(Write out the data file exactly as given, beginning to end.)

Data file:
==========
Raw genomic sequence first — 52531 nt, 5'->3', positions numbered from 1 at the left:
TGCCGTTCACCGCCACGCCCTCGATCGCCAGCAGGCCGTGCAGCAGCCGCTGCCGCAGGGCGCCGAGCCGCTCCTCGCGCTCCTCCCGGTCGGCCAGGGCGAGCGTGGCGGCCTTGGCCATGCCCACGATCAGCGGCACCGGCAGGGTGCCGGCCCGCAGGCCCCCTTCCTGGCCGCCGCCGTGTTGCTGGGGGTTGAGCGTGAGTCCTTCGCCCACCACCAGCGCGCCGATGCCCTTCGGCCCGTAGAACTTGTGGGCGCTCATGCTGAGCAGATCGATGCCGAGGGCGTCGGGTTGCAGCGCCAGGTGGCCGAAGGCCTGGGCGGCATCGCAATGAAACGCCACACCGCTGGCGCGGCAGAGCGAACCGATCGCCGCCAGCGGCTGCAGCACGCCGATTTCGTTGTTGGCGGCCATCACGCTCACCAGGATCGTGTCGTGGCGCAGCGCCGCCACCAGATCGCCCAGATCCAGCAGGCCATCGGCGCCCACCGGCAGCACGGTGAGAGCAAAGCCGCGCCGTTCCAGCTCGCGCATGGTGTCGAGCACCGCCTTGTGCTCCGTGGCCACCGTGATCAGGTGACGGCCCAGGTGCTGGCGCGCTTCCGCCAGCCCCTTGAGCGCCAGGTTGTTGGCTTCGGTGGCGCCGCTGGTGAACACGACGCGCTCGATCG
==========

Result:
Raw genomic sequence first — 52531 nt, 5'->3', positions numbered from 1 at the left:
TGCCGTTCACCGCCACGCCCTCGATCGCCAGCAGGCCGTGCAGCAGCCGCTGCCGCAGGGCGCCGAGCCGCTCCTCGCGCTCCTCCCGGTCGGCCAGGGCGAGCGTGGCGGCCTTGGCCATGCCCACGATCAGCGGCACCGGCAGGGTGCCGGCCCGCAGGCCCCCTTCCTGGCCGCCGCCGTGTTGCTGGGGGTTGAGCGTGAGTCCTTCGCCCACCACCAGCGCGCCGATGCCCTTCGGCCCGTAGAACTTGTGGGCGCTCATGCTGAGCAGATCGATGCCGAGGGCGTCGGGTTGCAGCGCCAGGTGGCCGAAGGCCTGGGCGGCATCGCAATGAAACGCCACACCGCTGGCGCGGCAGAGCGAACCGATCGCCGCCAGCGGCTGCAGCACGCCGATTTCGTTGTTGGCGGCCATCACGCTCACCAGGATCGTGTCGTGGCGCAGCGCCGCCACCAGATCGCCCAGATCCAGCAGGCCATCGGCGCCCACCGGCAGCACGGTGAGAGCAAAGCCGCGCCGTTCCAGCTCGCGCATGGTGTCGAGCACCGCCTTGTGCTCCGTGGCCACCGTGATCAGGTGACGGCCCAGGTGCTGGCGCGCTTCCGCCAGCCCCTTGAGCGCCAGGTTGTTGGCTTCGGTGGCGCCGCTGGTGAACACGACGCGCTCGATCG